A Brief Review of The Babadook
1 day ago
It is trivially true that we don't necessarily have to know how the causal entity could work; it doesn't have to be a rigorously established theory, for example. But in the case of the God-concept, you aren't even able to articulate a hypothesis of God's causal mechanisms, precisely because you aren't able to articulate a concept of God in unequivocal terms. It's not simply a matter of God's causal mechanisms being "not clear", but rather a fundamental problem with the confused and ambiguous semantics underpinning the God-concept itself. You have no prayer (excuse the pun) of even theoretically explaining how God can causally interact with the universe or even do anything at all because you can't state in unambiguous, unequivocal terms what God even is in the first place.
What you're stuck with, as a theist, is an unexplainable, unobservable entity whose actions can neither be coherently described nor predicted that nonetheless has causal influence over and/or within the observable universe. That is exactly what magical thinking is: "the attribution of causal or synchronistic relationships between actions and events which seemingly cannot be justified by reason and observation." [Wiki]
In other words, you've posited an entity whose properties are so ambiguous that no argument or observation could ever be used to falsify a claim that X effect was caused by the entity. You've posited a being that always explains everything, and therefore explains nothing.
Earth needs a virtual country: #Rationalia, with a one-line Constitution: All policy shall be based on the weight of evidence— Neil deGrasse Tyson (@neiltyson) June 29, 2016
“Scientism” is the belief that all we need to solve the world’s problems is – you guessed it – science. People sometimes use the phrase “rational thinking”, but it amounts to the same thing. If only people would drop religion and all their other prejudices, we could use logic to fix everything.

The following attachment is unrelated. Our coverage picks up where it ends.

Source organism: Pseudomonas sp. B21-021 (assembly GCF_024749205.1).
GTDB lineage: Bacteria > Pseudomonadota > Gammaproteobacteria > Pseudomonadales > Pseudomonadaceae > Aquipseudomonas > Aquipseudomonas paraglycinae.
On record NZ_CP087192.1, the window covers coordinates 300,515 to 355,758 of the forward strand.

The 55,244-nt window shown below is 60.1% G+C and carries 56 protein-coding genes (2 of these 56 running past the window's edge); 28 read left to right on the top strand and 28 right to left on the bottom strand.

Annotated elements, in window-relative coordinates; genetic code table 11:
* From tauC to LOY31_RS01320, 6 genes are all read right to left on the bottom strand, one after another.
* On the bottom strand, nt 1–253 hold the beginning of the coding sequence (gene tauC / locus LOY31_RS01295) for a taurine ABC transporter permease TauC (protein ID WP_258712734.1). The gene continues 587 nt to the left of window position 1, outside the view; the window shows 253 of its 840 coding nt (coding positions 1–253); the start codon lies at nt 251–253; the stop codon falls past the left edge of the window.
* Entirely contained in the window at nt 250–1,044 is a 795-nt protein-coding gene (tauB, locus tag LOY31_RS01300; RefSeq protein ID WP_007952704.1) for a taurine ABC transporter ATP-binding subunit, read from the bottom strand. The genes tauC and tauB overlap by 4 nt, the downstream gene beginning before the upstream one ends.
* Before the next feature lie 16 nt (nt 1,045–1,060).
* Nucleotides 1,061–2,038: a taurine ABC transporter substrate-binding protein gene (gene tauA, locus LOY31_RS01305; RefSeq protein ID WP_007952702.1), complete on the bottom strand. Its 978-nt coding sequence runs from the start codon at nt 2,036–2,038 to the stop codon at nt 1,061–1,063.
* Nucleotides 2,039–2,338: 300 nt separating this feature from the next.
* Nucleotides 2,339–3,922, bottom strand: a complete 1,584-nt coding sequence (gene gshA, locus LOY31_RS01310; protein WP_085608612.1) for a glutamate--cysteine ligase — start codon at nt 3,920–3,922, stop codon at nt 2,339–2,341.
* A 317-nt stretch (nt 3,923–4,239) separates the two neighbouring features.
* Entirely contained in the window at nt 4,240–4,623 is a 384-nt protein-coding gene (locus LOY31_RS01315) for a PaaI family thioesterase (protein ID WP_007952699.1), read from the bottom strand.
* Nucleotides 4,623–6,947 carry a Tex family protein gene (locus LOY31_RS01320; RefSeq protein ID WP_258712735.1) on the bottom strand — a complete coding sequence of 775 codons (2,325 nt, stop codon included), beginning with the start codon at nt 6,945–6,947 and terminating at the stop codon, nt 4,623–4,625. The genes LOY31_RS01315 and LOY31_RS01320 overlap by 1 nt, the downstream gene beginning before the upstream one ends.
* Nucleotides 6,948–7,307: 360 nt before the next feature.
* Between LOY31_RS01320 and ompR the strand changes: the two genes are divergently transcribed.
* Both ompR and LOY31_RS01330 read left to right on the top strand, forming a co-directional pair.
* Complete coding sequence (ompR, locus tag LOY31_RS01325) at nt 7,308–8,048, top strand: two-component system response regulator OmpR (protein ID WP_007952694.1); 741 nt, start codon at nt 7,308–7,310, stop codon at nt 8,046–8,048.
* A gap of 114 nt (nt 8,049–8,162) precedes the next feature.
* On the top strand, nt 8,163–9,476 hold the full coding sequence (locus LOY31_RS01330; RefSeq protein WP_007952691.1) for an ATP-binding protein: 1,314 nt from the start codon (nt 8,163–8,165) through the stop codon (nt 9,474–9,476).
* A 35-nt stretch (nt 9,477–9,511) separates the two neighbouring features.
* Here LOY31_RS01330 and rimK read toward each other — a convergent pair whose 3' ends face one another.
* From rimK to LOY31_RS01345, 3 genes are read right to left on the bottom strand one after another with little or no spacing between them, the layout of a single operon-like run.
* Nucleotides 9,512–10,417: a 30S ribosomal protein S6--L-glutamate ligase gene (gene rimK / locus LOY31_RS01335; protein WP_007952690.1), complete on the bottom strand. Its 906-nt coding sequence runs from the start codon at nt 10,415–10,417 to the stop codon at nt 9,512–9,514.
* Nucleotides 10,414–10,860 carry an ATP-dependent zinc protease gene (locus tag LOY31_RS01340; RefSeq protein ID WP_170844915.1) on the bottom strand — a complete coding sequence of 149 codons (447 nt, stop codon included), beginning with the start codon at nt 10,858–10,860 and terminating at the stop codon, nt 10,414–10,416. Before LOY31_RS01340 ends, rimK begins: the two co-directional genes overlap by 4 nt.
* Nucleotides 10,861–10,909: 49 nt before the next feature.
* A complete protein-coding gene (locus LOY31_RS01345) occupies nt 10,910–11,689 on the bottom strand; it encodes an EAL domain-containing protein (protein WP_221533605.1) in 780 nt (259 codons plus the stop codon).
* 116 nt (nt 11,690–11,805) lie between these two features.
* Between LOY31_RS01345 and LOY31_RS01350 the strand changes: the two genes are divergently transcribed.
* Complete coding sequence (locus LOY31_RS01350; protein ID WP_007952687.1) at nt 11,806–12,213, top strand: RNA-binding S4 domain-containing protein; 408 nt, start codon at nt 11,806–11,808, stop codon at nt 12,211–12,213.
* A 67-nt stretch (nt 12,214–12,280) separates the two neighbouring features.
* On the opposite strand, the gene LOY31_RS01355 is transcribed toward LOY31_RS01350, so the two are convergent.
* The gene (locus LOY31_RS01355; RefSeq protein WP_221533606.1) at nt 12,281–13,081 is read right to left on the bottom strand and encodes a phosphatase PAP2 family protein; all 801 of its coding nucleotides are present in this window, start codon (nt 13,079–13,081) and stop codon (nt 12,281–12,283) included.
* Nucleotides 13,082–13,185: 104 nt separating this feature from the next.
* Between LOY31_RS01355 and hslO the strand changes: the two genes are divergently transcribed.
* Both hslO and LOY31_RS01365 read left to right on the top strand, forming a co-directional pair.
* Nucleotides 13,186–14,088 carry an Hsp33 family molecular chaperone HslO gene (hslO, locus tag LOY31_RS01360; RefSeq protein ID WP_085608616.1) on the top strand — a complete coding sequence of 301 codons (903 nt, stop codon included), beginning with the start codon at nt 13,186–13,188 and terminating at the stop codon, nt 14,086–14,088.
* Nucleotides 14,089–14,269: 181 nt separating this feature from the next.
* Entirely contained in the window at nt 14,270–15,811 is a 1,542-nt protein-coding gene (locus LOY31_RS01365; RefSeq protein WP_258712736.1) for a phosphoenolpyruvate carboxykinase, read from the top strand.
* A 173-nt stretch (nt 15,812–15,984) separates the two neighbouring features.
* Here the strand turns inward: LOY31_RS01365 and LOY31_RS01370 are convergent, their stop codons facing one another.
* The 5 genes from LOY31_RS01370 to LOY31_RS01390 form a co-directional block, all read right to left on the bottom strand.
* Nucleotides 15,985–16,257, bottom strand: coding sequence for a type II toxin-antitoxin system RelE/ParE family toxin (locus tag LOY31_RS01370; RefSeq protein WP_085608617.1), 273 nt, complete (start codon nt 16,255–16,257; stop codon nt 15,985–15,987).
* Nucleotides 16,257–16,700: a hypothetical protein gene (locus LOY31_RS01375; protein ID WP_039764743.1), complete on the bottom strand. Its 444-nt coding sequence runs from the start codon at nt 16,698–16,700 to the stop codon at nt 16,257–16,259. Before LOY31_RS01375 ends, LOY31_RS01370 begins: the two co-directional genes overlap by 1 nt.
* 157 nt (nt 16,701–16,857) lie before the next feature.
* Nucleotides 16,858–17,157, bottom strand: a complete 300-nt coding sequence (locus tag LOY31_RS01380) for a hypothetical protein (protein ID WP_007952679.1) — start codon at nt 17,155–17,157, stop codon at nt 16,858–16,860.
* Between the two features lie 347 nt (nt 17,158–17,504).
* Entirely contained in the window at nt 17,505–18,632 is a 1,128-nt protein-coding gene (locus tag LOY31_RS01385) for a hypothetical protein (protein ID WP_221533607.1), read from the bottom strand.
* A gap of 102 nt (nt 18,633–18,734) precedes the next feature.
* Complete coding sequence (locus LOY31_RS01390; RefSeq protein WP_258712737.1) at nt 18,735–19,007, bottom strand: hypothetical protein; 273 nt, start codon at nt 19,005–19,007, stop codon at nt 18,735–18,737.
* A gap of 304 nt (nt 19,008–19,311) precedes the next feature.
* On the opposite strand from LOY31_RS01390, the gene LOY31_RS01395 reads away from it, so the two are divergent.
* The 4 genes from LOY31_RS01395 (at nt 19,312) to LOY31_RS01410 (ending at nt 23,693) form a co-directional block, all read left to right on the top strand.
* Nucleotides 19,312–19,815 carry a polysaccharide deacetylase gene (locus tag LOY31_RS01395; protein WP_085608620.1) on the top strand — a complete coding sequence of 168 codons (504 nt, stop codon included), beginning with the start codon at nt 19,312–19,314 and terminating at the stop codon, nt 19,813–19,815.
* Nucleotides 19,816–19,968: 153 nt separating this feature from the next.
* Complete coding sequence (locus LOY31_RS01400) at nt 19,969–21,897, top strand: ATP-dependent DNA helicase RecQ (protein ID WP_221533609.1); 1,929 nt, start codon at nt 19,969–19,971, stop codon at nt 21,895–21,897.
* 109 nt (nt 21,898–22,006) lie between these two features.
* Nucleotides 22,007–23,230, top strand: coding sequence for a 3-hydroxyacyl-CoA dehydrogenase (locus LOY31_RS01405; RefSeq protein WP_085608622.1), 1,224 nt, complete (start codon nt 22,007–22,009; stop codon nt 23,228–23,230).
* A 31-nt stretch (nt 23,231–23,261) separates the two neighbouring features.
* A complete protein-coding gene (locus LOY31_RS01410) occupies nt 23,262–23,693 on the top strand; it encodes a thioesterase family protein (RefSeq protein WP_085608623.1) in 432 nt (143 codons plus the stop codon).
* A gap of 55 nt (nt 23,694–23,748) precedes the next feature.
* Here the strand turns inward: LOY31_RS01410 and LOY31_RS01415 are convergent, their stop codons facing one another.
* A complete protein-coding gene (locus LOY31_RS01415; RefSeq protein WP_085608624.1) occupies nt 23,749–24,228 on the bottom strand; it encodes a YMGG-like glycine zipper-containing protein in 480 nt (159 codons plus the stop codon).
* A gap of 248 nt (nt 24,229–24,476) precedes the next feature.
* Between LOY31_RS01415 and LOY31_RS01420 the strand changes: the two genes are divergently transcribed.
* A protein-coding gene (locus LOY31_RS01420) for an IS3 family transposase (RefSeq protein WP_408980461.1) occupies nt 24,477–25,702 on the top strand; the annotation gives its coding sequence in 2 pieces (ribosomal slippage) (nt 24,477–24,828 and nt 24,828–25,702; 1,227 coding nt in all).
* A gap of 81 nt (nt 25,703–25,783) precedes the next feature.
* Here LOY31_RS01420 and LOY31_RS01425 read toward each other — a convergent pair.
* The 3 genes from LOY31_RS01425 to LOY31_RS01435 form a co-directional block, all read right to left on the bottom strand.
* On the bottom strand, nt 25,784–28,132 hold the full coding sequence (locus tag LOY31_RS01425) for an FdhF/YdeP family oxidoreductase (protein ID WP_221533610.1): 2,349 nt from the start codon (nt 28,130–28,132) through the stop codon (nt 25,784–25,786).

Strong scientism: the view that science alone can render truth about the world and realityWeak scientism: the view that science is the most reliable method to render truth about the world and reality, but one among many methods that can render truth.
Scientists have observed homosexual behavior in 471 animal species--167 species of mammals, 132 species of birds, 32 species of reptiles and amphibians, 15 species of fishes, and 125 species of insects and other invertebrates (Bagemihl 1999, 673). Scientists have also observed that same-sex pairs have successfully reared young in at least 20 species. In some cases, one or both partners are the biological parent(s) of the young they raise together. In other cases, the partners adopt and care for young without being the biological parents (Bagemihl 1999, 23-26). Moreover, in some cases, the same-sex couples seem to be more successful in their parenting than opposite-sex parents.
We also now know that homosexuality is biologically natural in that it arises through the interaction of many biological factors in the early development of fetuses and children--genes and sex hormones shape the body and the brain in early life so that people are naturally predisposed to become heterosexual, bisexual, or homosexual. Monozygotic (identical) twins are more concordant in their sexual orientation than dizygotic (fraternal) twins, which clearly shows a genetic contribution to homosexuality That the concordance between monozygotic twins is about 50% suggests that while there is a genetic influence, there are also other biological factors involved. And while there is no single "gay gene," there are probably many different genes interacting with one another in various ways that influence sexual orientation (Poiani 2010, 55-96). Explaining the biology of animal homosexuality requires a complex multicausal model (Poiani 2010, 401-425).
For Plato, a circle, or a right triangle, were ideal forms, definable mathematically but never realized in practice. A circle drawn in the sand was an imperfect approximation to the ideal Platonic circle hanging in some abstract space. That works for geometric shapes like circles, but essentialism has been applied to living things, and Ernst Mayr blamed this for humanity’s late discovery of evolution — as late as the 19th century. If, like Aristotle, you treat all flesh-and-blood rabbits as imperfect approximations to an ideal Platonic rabbit, it won’t occur to you that rabbits might have evolved from a non-rabbit ancestor and might evolve into a non-rabbit descendant. If you think, following the dictionary definition of essentialism, that the essence of rabbitness is “prior to” the existence of rabbits (whatever “prior to” might mean, and that’s a nonsense in itself), evolution is not an idea that will spring readily to your mind, and you may resist when somebody else suggests it.